Even though Netanyahu’s decision had the backing of the country’s main conservative newspaper, many on the right in Israel expressed profound disagreement with the prime minister’s actions, even though some of them supported him: “former foreign minister Avigdor Lieberman, who for years opposed an Israeli apology, called Netanyahu's move a ‘grave mistake.’ ‘Such an apology demoralizes IDF soldiers,’ said Lieberman….However, armed forces chief of staff Lieutenant General Benny Gantz welcomed the move, saying he hoped it would boost the countries' security and strategic ties. Newly sworn-in Defense Minister Moshe Yaalon, who in the past was opposed to an official apology or direct compensation, on March 22 supported the apology.”
Still, there are those within the circles of the Israeli armed forces that have also expressed concern for what kind of message the prime minister’s apology sends to his troops. According to a recent report by Arutz Sheva’s Gil Ronen, “The former commander of the Israel Navy, Maj.-Gen. (res.) Eliezer Marom, said Sunday that soldiers from the Shayetet naval commando are upset over the prime minister's apology to his Turkish counterpart, over the IDF's Mavi Marmara counter-terror operation....’I am concerned about possible long-term damage if the soldiers and commanders fail to understand the message,’ he said. ‘A person who is sent by the IDF to carry out an operation must know that afterwards, he receives full backing for his actions, even if he made mistakes.’”
There are also those, like the Haaretz editorial staff, who think the apology was long due and that the time has come to restore trust between the two countries: “A combination of determined American diplomacy, coinciding interests, regional threats and a new political map in Israel have produced the official reconciliation between Israel and Turkey. This reconciliation should have taken place three years ago, close to the time of the tragic raid of the Mavi Marmara....The governments of Israel and Turkey must now act quickly decisively to restore ties between them and their peoples.”
Finally, for some regional observers the apology demonstrated the continuing diplomatic and military clout of the United States. As the Khaleej Times editorial is quick to point out: “The belated apology that came from Israel for the 2010 commando raid on an aid flotilla is a promising development....This turnaround, however, brought to force the United States influence in the region, as President Barack Obama prevailed over his somewhat difficult but closest ally — Israel....With Syria’s civil-strife taking its toll and the security equation between Israel and its Arab-Muslim neighbours deteriorating, it was a masterstroke of Obama to mend the fences between Tel Aviv and Ankara.”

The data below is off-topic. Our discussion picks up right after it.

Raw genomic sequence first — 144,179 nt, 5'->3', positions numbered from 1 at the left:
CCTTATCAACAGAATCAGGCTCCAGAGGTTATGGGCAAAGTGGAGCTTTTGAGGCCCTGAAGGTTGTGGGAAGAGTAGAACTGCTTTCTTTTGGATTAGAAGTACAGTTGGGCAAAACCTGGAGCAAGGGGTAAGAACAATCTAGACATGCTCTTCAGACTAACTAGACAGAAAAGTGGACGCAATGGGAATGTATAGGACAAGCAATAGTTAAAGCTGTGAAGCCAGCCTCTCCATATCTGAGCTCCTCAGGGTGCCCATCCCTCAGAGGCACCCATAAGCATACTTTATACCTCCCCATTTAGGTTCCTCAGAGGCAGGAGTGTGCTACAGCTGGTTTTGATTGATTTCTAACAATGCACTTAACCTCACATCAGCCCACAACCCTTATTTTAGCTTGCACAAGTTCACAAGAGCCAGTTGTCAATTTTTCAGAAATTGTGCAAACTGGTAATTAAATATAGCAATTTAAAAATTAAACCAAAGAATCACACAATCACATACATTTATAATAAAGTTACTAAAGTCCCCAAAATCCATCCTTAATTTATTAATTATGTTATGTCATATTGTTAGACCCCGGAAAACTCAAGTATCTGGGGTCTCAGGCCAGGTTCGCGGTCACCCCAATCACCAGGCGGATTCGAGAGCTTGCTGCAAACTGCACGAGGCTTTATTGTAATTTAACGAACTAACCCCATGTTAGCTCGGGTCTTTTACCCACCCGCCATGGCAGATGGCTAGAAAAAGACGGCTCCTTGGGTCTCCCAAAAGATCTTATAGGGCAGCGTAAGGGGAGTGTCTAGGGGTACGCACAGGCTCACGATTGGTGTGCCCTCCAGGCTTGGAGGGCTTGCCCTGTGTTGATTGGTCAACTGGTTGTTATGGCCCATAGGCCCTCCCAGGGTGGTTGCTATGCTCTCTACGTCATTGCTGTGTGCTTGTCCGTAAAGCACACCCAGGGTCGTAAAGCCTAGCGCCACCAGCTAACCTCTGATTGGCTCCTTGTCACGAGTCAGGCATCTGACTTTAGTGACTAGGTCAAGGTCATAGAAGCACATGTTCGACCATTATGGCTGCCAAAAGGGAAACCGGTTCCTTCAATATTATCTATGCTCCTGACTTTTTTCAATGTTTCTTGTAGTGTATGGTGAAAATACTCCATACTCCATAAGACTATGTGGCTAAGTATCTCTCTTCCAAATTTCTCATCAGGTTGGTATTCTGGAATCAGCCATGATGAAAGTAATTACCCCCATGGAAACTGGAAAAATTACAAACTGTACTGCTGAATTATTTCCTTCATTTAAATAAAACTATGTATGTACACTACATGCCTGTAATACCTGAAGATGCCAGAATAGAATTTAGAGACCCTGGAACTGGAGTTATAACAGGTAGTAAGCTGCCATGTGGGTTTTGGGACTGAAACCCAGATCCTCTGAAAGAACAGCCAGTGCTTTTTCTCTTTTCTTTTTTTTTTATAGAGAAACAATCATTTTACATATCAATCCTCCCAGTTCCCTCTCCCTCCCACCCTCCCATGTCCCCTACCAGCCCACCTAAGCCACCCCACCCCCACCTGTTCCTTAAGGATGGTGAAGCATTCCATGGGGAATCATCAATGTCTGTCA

The Saudi Gazette editorial issues a far more scathing criticism of Israel’s actions, noting “Israel’s apology to Turkey over the Mavi Marmara killings is confirmation that Israel and only Israel was responsible for the tragedy,” while emphasizing the indispensable role played by the United States: “Netanyahu’s change of heart is a clear indication of the diplomatic clout that the US still wields over Israel. The fact, though, that the call took place in a trailer at the airport while Air Force One was sitting on the runway ready to leave suggests that Obama had to put pressure on Israel to give him something to take away from his three-day visit. The last-minute nature of the call suggests that the deal may not have been easy to broker.”